The only drawback with the room was the near-total lack of air conditioning. This became a problem for me over both days that I taught: I sweated my way through seven hours of course material, incessantly wiping my face with three different cloths: a paper towel and two handkerchiefs. Normally, I prefer the room temperature to be down around 22ºC (72ºF), but I think this room was at around 26ºC (about 79ºF). It was hot. I'm half-Korean, and Koreans don't sweat easily, but I failed to inherit the no-sweat DNA. I also found it ironic that a power company didn't use its abundant electricity to crank up the air conditioner. When I mentioned this jokingly to a student the following day, she laughed, "Yes; we say that EWP is the only company to tell people not to use its product!"
The first day of class went fairly well. There had been 20 people on the roll, but only 19 people showed up (including the helpful coordinator, Ms. Jeong, who also sat for the class after working so hard to prepare the room and to help me out). Class ended with applause, which I normally take to be a good sign.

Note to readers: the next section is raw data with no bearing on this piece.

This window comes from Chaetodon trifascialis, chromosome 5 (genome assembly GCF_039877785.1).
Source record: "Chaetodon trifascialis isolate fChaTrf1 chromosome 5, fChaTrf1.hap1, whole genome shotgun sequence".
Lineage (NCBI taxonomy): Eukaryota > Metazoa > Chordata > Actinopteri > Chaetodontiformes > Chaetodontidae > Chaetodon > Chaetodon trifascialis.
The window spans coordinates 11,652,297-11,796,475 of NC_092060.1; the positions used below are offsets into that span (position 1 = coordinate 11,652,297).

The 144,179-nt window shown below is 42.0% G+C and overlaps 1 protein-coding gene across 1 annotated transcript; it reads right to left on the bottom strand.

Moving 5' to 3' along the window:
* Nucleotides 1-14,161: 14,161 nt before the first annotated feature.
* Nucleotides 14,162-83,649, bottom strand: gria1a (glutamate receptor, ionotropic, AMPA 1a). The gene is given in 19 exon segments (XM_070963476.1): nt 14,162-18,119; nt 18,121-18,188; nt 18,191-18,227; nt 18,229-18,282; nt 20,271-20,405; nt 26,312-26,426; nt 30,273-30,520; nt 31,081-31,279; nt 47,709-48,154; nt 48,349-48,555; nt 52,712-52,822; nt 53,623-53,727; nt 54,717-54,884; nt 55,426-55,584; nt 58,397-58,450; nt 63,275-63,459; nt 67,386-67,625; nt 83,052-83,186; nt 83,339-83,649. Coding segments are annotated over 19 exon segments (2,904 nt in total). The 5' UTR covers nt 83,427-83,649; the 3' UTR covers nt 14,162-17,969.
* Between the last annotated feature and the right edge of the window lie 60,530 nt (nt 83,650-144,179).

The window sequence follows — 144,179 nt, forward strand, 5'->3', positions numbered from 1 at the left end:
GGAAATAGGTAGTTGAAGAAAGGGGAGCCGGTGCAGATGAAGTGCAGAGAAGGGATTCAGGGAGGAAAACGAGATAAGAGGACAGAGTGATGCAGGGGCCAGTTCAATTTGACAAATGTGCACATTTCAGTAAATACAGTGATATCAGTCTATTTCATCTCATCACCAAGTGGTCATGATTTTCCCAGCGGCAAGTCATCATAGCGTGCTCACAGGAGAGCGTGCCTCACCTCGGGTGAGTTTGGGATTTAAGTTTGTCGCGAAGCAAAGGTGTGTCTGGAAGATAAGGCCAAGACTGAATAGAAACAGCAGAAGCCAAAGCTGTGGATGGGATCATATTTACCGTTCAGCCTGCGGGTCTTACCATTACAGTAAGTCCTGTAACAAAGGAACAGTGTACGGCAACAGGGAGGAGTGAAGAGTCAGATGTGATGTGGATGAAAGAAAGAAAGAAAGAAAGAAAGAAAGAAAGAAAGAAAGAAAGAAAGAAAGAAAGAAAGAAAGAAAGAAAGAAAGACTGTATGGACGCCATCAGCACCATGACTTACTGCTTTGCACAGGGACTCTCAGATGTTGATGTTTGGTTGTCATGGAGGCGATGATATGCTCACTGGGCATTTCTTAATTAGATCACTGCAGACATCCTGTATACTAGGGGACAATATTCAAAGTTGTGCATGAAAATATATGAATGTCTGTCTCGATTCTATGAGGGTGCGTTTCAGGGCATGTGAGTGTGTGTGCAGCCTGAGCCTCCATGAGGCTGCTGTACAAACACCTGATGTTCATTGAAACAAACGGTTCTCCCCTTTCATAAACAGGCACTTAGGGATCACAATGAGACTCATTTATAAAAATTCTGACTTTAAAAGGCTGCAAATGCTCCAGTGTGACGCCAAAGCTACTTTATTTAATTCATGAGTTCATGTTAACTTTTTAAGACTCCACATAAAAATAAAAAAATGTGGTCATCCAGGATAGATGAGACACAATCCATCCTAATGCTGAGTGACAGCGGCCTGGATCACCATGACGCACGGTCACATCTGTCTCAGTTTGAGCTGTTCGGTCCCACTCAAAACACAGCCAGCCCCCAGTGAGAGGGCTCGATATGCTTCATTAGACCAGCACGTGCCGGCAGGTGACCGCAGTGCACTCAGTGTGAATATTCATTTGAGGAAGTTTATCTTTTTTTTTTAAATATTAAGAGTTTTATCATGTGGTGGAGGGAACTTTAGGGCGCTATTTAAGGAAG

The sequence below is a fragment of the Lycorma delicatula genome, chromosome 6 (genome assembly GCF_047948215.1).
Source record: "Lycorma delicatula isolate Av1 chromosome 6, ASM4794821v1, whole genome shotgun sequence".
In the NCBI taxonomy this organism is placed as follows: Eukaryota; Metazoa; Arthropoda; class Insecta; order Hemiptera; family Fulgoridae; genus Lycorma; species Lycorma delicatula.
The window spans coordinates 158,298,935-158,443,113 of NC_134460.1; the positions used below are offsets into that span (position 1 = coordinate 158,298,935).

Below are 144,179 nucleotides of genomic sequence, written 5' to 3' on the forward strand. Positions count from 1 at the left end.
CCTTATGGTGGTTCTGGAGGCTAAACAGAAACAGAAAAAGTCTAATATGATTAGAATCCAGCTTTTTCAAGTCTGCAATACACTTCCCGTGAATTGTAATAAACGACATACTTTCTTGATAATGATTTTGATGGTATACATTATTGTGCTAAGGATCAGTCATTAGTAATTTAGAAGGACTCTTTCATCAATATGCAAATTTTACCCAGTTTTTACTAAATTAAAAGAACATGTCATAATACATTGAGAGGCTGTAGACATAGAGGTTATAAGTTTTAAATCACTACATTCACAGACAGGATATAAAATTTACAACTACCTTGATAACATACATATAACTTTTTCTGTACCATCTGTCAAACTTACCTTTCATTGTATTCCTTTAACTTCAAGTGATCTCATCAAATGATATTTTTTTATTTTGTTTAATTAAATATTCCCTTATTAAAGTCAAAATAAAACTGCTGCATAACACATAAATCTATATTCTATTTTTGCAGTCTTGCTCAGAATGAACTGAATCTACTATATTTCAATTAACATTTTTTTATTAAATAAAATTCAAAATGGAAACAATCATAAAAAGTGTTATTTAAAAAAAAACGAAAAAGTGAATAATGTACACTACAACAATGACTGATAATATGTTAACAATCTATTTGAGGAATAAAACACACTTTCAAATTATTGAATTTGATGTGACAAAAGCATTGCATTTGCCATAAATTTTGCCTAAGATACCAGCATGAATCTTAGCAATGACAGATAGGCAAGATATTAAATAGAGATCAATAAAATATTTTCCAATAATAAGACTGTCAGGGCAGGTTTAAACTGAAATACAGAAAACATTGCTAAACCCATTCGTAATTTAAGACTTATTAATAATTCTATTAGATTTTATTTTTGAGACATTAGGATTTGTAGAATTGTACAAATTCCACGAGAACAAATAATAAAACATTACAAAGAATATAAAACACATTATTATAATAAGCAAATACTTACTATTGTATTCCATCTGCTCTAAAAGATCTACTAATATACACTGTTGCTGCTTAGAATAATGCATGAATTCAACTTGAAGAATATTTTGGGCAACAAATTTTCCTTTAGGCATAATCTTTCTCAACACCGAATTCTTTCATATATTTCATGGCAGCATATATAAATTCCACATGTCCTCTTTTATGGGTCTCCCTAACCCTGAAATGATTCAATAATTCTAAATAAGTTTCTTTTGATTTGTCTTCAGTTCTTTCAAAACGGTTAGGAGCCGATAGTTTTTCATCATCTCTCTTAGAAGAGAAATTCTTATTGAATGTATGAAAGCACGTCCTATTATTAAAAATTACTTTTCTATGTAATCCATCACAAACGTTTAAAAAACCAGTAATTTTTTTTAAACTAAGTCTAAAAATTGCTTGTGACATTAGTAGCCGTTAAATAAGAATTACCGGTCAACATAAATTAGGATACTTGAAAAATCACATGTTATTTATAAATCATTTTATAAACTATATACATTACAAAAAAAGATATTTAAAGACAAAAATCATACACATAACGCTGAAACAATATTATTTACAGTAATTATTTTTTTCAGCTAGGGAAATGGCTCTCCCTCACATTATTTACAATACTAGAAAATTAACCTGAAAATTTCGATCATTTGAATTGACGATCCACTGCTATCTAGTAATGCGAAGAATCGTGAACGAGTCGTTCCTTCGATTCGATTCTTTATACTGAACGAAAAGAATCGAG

Ms. Jeong very kindly called for a cab to take me to my hotel. The ride from EWP to the hotel went more quickly than the ride from the train station to the company; I noted that the hotel seemed to be in a fairly downtown-ish area. It was called the Ulsan Hotel—a name so generic that I had to wonder whether that was its actual name. It occurred to me that I might have misunderstood: maybe I was being taken to "an Ulsan hotel" and not "the Ulsan Hotel." But no: the hotel really was named Ulsan Hotel. The cabbie dropped me off after laughingly giving me shit for having lived ten years in Korea without ever having visited Ulsan before. I lumbered into the lobby, paid for my room in advance, and made my way to Room 706.
Here are three exterior shots of my hotel as I pan ever upward:
Sorry for the lack of focus in these shots; it was dark and rainy—not optimal lighting conditions for a finicky digital camera.
Here's the hallway which, luckily, wasn't all red-lit: